I wrote the following analysis for my business ethics course. I plan on posting my journal assignments every Thursday night.
When there are conflicting laws covering the same geographical territory, it can be hard for people to make plans. In can be hard for people to know if something is legal or not. And it might soon be much harder for Californians with medical marijuana cards to purchase marijuana products.
The Department of Justice has notified over 16 medical marijuana dispensaries in California they are in violation of federal law and the DoJ has threatened to shut them down and seize their assets. The marijuana dispensaries are complying with California state law but are violating federal law, and this has led to a conflict.
There are four major stakeholders: marijuana users, marijuana producers, Californians, and the Department of Justice.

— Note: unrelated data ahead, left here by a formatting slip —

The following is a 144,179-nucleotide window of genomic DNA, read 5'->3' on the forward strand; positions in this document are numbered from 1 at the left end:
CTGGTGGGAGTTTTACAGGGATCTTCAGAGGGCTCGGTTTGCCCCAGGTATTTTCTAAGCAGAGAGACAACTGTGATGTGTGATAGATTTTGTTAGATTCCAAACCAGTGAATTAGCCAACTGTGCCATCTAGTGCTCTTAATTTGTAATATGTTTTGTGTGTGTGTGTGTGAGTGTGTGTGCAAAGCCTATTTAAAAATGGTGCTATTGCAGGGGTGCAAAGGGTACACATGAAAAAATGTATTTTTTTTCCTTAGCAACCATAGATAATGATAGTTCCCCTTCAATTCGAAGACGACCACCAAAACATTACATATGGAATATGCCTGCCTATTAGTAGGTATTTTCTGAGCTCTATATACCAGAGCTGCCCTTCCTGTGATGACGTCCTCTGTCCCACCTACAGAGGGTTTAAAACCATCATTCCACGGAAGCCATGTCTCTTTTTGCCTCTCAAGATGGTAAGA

If the DoJ closes the dispensaries, marijuana users are unquestionably harmed. Marijuana users contain two overlapping groups: medicinal users and recreational users. For all intents and purposes, the California law allows both groups to safely purchase marijuana. It will become harder for them to do so.
Marijuana producers are also harmed. They will lose millions in profits and have to come up with new, potentially illegal, business models.
Californians are losing their ability to make their own drug laws. In 1996 Proposition 215 legalized these dispensaries and the Department of Justice is saying federal drug laws supersede this law. This dispensary crackdown would be a big setback to autonomous state drug policy.
The winners are our friendly overlords at the Department of Justice. Their goal is to use taxpayers’ money to stop adults from using marijuana, and with their coercive power they just might succeed.